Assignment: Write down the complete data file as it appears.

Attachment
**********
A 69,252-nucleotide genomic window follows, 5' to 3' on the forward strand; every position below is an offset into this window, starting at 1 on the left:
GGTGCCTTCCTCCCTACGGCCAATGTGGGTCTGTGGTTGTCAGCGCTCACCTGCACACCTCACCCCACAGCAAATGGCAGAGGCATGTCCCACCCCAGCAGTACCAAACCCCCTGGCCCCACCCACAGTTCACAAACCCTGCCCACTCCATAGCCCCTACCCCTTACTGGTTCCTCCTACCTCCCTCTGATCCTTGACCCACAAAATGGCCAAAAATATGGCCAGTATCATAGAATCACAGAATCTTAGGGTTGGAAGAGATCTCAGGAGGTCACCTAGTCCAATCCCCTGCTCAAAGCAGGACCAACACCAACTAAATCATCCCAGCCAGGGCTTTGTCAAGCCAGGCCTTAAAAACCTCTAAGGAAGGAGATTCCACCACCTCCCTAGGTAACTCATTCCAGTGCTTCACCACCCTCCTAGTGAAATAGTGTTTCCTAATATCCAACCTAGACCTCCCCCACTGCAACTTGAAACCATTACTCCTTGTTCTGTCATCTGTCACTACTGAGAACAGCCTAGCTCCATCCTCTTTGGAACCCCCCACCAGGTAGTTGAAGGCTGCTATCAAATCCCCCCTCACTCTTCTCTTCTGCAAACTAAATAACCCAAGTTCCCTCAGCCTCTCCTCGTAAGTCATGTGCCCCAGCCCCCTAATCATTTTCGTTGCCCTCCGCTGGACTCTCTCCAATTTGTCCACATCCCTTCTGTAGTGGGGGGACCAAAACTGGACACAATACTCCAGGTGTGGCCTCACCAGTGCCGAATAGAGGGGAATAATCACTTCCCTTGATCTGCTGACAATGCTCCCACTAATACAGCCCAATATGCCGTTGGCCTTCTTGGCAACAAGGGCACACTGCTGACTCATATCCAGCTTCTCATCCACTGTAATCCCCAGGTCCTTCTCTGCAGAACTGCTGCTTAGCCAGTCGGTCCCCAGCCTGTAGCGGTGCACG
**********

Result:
A 69,252-nucleotide genomic window follows, 5' to 3' on the forward strand; every position below is an offset into this window, starting at 1 on the left:
GGTGCCTTCCTCCCTACGGCCAATGTGGGTCTGTGGTTGTCAGCGCTCACCTGCACACCTCACCCCACAGCAAATGGCAGAGGCATGTCCCACCCCAGCAGTACCAAACCCCCTGGCCCCACCCACAGTTCACAAACCCTGCCCACTCCATAGCCCCTACCCCTTACTGGTTCCTCCTACCTCCCTCTGATCCTTGACCCACAAAATGGCCAAAAATATGGCCAGTATCATAGAATCACAGAATCTTAGGGTTGGAAGAGATCTCAGGAGGTCACCTAGTCCAATCCCCTGCTCAAAGCAGGACCAACACCAACTAAATCATCCCAGCCAGGGCTTTGTCAAGCCAGGCCTTAAAAACCTCTAAGGAAGGAGATTCCACCACCTCCCTAGGTAACTCATTCCAGTGCTTCACCACCCTCCTAGTGAAATAGTGTTTCCTAATATCCAACCTAGACCTCCCCCACTGCAACTTGAAACCATTACTCCTTGTTCTGTCATCTGTCACTACTGAGAACAGCCTAGCTCCATCCTCTTTGGAACCCCCCACCAGGTAGTTGAAGGCTGCTATCAAATCCCCCCTCACTCTTCTCTTCTGCAAACTAAATAACCCAAGTTCCCTCAGCCTCTCCTCGTAAGTCATGTGCCCCAGCCCCCTAATCATTTTCGTTGCCCTCCGCTGGACTCTCTCCAATTTGTCCACATCCCTTCTGTAGTGGGGGGACCAAAACTGGACACAATACTCCAGGTGTGGCCTCACCAGTGCCGAATAGAGGGGAATAATCACTTCCCTTGATCTGCTGACAATGCTCCCACTAATACAGCCCAATATGCCGTTGGCCTTCTTGGCAACAAGGGCACACTGCTGACTCATATCCAGCTTCTCATCCACTGTAATCCCCAGGTCCTTCTCTGCAGAACTGCTGCTTAGCCAGTCGGTCCCCAGCCTGTAGCGGTGCACG